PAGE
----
Lipodystrophy (LD) could be familial or acquired, partial or generalized. This original NIH study shows that metreleptin, a leptin analog, can nicely improve LD metabolic anomalies; such as high glucose, triglycerides and liver enzymes. These benefits are expected to decrease long-term lipodystrophy complications in young individuals.
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Context: Lipodystrophy syndromes are rare disorders of deficient adipose tissue. MetreLeptin, a human analog of leptin, improved metabolic abnormalities in mixed cohorts of children and adults with lipodystrophy and low leptin.
Objective: Determine effects of metreleptin on diabetes, hyperlipidemia, nonalcoholic fatty liver disease (NAFLD), growth, and puberty in pediatric patients with lipodystrophy and low leptin.
Design: Prospective, single-arm, open-label studies with continuous enrollment since 2000.
Setting: National Institutes of Health, Bethesda, Maryland.
Patients: 53 patients aged 6 months – 18 years with lipodystrophy, leptin level <8 ng/mL (male patients) or <12 ng/mL (female patients), and ≥1 metabolic abnormality (diabetes, insulin resistance, or hypertriglyceridemia).
Intervention: Subcutaneous metreleptin injections (0.04 – 0.19 mg/kg/d).
Main Outcome Measures:
Change in A1c, lipid, and transaminase levels after a mean ± standard deviation (SD) of 12 ± 0.2 months and 61 ± 39 months. Changes in liver histology, growth, and pubertal development throughout treatment.
After 12 months, the A1c level decreased from 8.3% to 6.5%, and median triglyceride level decreased from 374 mg/dL to 189 mg/dL, despite decreased glucose- and lipid-lowering medications.
The median ALT level decreased from 73 U/L to 41 U/L, and that of AST decreased from 51 U/L to 26 U/L. These improvements were maintained over long-term treatment.
In 17 patients who underwent paired biopsies, the NAFLD activity score decreased from 4.5 to 3.4 after 3.3 years of metreleptin therapy (P = 0.03). There were no clinically significant changes in growth or puberty.
Metreleptin lowered A1c and triglyceride levels, and improved ALT/AST biomarkers of NAFLD in pediatric patients with lipodystrophy. These improvements are likely to reduce the lifetime burden of disease.
More from the Publication:
Lipodystrophy syndromes comprise a rare, heterogeneous group of disorders characterized by generalized or partial lack of adipose tissue and deficiency of leptin, an adipocyte-secreted hormone. Lipodystrophy syndromes are inherited or acquired, and are classified into 4 major subtypes: acquired or congenital vs. generalized or partial (2 x 2). An additional subtype is progeroid disorders, which are associated with either generalized or partial lipodystrophy.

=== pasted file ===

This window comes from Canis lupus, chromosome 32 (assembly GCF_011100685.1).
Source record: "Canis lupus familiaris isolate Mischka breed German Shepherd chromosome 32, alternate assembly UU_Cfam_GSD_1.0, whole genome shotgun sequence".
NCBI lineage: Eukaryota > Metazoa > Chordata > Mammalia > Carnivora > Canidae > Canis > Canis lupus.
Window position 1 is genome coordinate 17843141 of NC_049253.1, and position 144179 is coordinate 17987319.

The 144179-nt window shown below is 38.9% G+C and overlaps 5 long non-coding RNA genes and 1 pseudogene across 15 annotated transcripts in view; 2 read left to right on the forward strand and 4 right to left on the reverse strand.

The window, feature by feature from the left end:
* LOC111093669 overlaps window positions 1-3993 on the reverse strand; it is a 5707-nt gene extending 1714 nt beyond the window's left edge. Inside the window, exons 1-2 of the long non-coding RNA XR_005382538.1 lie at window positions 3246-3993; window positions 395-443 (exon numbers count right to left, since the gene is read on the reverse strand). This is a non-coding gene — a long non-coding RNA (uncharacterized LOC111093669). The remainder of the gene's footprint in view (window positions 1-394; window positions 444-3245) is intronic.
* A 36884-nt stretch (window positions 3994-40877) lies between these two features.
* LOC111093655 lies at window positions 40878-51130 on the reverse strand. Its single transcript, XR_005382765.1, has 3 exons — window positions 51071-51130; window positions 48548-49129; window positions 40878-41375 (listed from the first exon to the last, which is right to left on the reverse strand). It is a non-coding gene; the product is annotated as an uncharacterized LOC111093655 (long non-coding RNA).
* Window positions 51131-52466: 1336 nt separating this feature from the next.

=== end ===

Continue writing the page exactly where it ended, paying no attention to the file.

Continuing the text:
Most pediatric patients with congenital generalized lipodystrophy (CGL) present at birth or within the first year of life,
whereas patients with acquired generalized and partial lipodystrophies may not present until early childhood or adolescence, or even in adulthood.
Patients with lipodystrophy have metabolic disturbances, including severe insulin resistance, diabetes, hypertriglyceridemia, and NASH. These often lead to morbidity and increased mortality risk, even with use of conventional lipid-lowering or antihyperglycemic agents. Metreleptin, a recombinant analog of leptin, has been shown to improve metabolic abnormalities in patients with generalized lipodystrophy and in selected patients with partial lipodystrophy, leading to FDA approval in 2014 of metreleptin for generalized lipodystrophy.
In this study, we analyzed effects of 1 year and long-term metreleptin therapy on key metabolic comorbidities, including dysglycemia and dyslipidemia. Because metabolic complications of lipodystrophy often present or worsen during puberty, we compared metreleptin’s efficacy in younger children (<12 years old) vs adolescents (12 -18 years old). In addition, because NASH can lead to cirrhosis and liver failure at young ages in patients with lipodystrophy, we sought to understand whether metreleptin can prevent advancement of liver disease, thus preventing late complications (e.g., portal hypertension, transplant, or death). We assessed this by studying effects of metreleptin on biomarkers of liver disease, including transaminases and pathologic markers of NASH. Finally, because leptin is permissive for puberty, we studied growth and pubertal development.